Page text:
********************************
`Logistic regression `_
is a statistical classification methods that fits data to a logistic
function. Orange's implementation of algorithm
can handle various anomalies in features, such as constant variables and
singularities, that could make direct fitting of logistic regression almost
impossible. Stepwise logistic regression, which iteratively selects the most
informative features, is also supported.
+`Logistic regression
+`_ is a statistical
+classification method that fits data to a logistic function. Orange
+provides various enhancement of the method, such as stepwise selection
+of variables and handling of constant variables and singularities.
.. autoclass:: LogRegLearner
@@ 44,20 +42,22 @@
that beta coefficients differ from 0.0. The probability is
computed from squared Wald Z statistics that is distributed with
 ChiSquare distribution.
+ chisquared distribution.
.. attribute :: likelihood
 The probability of the sample (ie. learning examples) observed on
 the basis of the derived model, as a function of the regression
 parameters.
+ The likelihood of the sample (ie. learning data) given the
+ fitted model.
.. attribute :: fit_status
 Tells how the model fitting ended  either regularly
 (:obj:`LogRegFitter.OK`), or it was interrupted due to one of beta
 coefficients escaping towards infinity (:obj:`LogRegFitter.Infinity`)
 or since the values didn't converge (:obj:`LogRegFitter.Divergence`). The
 value tells about the classifier's "reliability"; the classifier
 itself is useful in either case.
+ Tells how the model fitting ended, either regularly
+ (:obj:`LogRegFitter.OK`), or it was interrupted due to one of
+ beta coefficients escaping towards infinity
+ (:obj:`LogRegFitter.Infinity`) or since the values did not
+ converge (:obj:`LogRegFitter.Divergence`).
+
+ Although the model is functional in all cases, it is
+ recommended to inspect whether the coefficients of the model
+ if the fitting did not end normally.
.. method:: __call__(instance, result_type)
@@ 78,54 +78,53 @@
.. class:: LogRegFitter
 :obj:`LogRegFitter` is the abstract base class for logistic fitters. It
 defines the form of call operator and the constants denoting its
 (un)success:

 .. attribute:: OK

 Fitter succeeded to converge to the optimal fit.

 .. attribute:: Infinity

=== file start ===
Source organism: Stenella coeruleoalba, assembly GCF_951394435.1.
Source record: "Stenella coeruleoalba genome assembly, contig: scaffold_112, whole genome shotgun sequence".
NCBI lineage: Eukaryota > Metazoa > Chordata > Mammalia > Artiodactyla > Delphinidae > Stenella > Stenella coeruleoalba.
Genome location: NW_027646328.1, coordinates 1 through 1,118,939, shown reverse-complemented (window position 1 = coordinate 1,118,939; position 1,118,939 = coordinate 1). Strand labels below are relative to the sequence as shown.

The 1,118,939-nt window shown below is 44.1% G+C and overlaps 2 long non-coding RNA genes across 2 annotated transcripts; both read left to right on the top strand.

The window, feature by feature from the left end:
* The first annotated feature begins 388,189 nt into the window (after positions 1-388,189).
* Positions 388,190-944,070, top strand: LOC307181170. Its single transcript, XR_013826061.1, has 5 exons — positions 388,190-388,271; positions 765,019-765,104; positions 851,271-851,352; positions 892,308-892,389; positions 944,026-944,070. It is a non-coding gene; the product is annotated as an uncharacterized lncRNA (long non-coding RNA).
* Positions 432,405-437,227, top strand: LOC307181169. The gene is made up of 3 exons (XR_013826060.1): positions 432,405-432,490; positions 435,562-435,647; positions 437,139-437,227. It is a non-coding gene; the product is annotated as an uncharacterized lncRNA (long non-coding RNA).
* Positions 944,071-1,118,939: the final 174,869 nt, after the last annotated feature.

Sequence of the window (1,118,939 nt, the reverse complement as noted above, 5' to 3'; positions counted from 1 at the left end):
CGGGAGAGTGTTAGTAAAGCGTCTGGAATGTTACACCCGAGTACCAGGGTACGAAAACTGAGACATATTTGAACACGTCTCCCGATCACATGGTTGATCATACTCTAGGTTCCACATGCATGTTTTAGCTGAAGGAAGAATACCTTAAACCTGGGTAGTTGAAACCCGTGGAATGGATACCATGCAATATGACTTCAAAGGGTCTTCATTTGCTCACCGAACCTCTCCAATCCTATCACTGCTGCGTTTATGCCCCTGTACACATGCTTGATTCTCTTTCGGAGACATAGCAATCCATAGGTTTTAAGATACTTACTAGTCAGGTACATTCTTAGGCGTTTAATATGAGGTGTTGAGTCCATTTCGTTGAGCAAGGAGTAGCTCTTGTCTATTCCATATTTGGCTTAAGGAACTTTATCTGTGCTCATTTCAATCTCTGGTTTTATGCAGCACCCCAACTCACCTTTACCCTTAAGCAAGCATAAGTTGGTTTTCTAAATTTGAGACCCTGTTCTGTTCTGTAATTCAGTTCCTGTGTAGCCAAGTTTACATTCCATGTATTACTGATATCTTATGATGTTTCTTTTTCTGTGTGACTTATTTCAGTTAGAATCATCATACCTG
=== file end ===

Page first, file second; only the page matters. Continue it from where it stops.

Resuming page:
Fitter failed due to one or more beta coefficients escaping towards infinity.

 .. attribute:: Divergence

 Beta coefficients failed to converge, but none of beta coefficients escaped.

 .. attribute:: Constant

 There is a constant attribute that causes the matrix to be singular.

 .. attribute:: Singularity

 The matrix is singular.
+ :obj:`LogRegFitter` is the abstract base class for logistic
+ fitters. Fitters can be called with a data table and return a
+ vector of coefficients and the corresponding statistics, or a
+ status signifying an error. The possible statuses are
+
+ .. attribute:: OK
+
+ Optimization converged
+
+ .. attribute:: Infinity
+
+ Optimization failed due to one or more beta coefficients
+ escaping towards infinity.
+
+ .. attribute:: Divergence
+
+ Beta coefficients failed to converge, but without any of beta
+ coefficients escaping toward infinity.
+
+ .. attribute:: Constant
+
+ The data is singular due to a constant variable.
+
+ .. attribute:: Singularity
+
+ The data is singular.
.. method:: __call__(data, weight_id)
 Performs the fitting. There can be two different cases: either
 the fitting succeeded to find a set of beta coefficients (although
 possibly with difficulties) or the fitting failed altogether. The
 two cases return different results.

 `(status, beta, beta_se, likelihood)`
 The fitter managed to fit the model. The first element of
 the tuple, result, tells about the problems occurred; it can
 be either :obj:`OK`, :obj:`Infinity` or :obj:`Divergence`. In
 the latter cases, returned values may still be useful for
 making predictions, but it's recommended that you inspect
 the coefficients and their errors and make your decision
 whether to use the model or not.

 `(status, attribute)`
 The fitter failed and the returned attribute is responsible
 for it. The type of failure is reported in status, which
 can be either :obj:`Constant` or :obj:`Singularity`.

 The proper way of calling the fitter is to expect and handle all
 the situations described. For instance, if fitter is an instance
 of some fitter and examples contain a set of suitable examples,
 a script should look like this::
+ Fit the model and return a tuple with the fitted values and
+ the corresponding statistics or an error indicator. The two
+ cases differ by the tuple length and the status (the first
+ tuple element).
+
+ ``(status, beta, beta_se, likelihood)`` Fitting succeeded. The
+ first element, ``status`` is either :obj:`OK`,
+ :obj:`Infinity` or :obj:`Divergence`. In the latter cases,
+ returned values may still be useful for making
+ predictions, but it is recommended to inspect the
+ coefficients and their errors and decide whether to use
+ the model or not.
+
+ ``(status, variable)``
+ The fitter failed due to the indicated
+ ``variable``. ``status`` is either :obj:`Constant` or
+ :obj:`Singularity`.
+
+ The proper way of calling the fitter is to handle both scenarios ::
res = fitter(examples)
@@ 141,8 +140,8 @@
The sole fitter available at the
 moment. It is a C++ translation of `Alan Miller's logistic regression
 code `_. It uses NewtonRaphson
+ moment. This is a C++ translation of `Alan Miller's logistic regression
+ code `_ that uses NewtonRaphson
algorithm to iteratively minimize least squares error computed from
 learning examples.
+ training data.
@@ 158,6 +157,5 @@

The first example shows a very simple induction of a logistic regression
classifier (:download:`logregrun.py `).
+The first example shows a straightforward use a logistic regression (:download:`logregrun.py `).
.. literalinclude:: code/logregrun.py
@@ 210,5 +208,5 @@
If :obj:`remove_singular` is set to 0, inducing a logistic regression
classifier would return an error::
+classifier returns an error::
Traceback (most recent call last):
@@ 221,5 +219,5 @@
orange.KernelException: 'orange.LogRegLearner': singularity in workclass=Neverworked
We can see that the attribute workclass is causing a singularity.
+The attribute variable which causes the singularity is ``workclass``.
The example below shows how the use of stepwise logistic regression can help to